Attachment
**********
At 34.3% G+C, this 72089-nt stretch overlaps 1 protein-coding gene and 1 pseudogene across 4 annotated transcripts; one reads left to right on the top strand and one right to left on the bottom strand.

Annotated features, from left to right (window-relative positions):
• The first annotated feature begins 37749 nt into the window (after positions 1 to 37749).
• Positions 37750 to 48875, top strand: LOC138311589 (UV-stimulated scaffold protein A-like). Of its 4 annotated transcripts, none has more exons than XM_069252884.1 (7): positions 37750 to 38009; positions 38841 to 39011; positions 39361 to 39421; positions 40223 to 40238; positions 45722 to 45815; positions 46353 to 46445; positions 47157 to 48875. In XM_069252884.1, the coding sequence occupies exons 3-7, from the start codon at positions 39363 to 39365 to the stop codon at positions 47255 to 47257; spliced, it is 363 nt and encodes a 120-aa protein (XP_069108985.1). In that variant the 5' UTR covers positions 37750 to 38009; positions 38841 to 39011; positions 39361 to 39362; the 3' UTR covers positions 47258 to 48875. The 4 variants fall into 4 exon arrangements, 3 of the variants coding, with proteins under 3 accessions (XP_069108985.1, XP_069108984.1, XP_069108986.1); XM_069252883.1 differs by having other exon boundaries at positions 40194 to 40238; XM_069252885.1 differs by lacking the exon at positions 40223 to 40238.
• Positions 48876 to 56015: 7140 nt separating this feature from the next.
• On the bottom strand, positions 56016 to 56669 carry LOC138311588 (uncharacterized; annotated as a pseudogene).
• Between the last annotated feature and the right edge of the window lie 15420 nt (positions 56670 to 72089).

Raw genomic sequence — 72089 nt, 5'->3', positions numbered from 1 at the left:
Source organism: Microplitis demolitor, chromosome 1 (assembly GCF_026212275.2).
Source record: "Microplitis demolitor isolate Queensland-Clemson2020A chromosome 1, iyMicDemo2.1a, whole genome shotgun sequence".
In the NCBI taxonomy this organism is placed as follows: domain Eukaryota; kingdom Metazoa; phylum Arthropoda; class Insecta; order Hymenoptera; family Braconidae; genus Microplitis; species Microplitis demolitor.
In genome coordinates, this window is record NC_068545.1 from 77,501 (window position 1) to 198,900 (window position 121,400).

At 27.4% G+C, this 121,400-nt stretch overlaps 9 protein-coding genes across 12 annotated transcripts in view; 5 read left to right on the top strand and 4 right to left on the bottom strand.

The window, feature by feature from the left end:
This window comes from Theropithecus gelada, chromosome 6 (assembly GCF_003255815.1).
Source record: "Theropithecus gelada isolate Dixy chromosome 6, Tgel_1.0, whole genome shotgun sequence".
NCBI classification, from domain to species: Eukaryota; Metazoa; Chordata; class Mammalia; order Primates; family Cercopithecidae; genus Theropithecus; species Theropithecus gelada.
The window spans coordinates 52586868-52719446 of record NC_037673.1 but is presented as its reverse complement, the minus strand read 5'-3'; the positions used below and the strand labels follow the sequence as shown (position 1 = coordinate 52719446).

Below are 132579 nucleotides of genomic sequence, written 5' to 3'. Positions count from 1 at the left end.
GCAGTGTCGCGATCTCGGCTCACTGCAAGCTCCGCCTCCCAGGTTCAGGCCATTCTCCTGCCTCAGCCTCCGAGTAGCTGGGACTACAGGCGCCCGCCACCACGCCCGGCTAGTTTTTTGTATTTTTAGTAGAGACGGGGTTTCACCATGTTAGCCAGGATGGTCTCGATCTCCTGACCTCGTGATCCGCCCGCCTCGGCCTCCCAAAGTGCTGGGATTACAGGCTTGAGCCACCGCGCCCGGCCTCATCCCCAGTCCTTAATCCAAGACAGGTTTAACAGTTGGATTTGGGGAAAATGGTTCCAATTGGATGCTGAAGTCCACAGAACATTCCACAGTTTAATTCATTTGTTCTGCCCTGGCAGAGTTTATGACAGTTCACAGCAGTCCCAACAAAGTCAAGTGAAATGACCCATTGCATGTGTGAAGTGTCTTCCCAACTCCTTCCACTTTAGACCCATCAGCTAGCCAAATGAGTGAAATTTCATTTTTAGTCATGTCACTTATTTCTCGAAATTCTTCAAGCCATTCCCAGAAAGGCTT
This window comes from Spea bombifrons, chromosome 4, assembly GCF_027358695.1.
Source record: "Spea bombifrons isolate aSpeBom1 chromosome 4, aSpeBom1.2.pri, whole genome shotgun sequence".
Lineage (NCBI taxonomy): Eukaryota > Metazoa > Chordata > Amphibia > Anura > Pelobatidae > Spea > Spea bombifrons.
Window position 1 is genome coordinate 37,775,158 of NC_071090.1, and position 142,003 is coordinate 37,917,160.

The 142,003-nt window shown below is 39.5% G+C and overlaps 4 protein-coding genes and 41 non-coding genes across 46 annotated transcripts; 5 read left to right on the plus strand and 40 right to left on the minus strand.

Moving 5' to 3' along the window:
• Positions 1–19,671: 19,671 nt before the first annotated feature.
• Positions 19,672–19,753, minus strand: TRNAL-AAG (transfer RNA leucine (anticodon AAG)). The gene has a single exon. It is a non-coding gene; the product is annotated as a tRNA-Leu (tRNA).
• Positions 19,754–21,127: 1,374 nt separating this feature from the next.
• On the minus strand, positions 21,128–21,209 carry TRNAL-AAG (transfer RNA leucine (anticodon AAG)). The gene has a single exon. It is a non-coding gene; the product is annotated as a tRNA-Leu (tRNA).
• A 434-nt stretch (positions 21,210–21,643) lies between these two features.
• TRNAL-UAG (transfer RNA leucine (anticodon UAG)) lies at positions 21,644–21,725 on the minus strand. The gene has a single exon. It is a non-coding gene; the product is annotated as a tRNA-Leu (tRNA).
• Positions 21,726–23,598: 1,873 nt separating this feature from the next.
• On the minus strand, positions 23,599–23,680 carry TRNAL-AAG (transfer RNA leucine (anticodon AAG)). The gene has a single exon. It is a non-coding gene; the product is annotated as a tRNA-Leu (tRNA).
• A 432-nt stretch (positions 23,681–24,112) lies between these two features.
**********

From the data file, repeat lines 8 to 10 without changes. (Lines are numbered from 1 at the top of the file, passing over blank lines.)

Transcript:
Raw genomic sequence — 72089 nt, 5'->3', positions numbered from 1 at the left:
Source organism: Microplitis demolitor, chromosome 1 (assembly GCF_026212275.2).
Source record: "Microplitis demolitor isolate Queensland-Clemson2020A chromosome 1, iyMicDemo2.1a, whole genome shotgun sequence".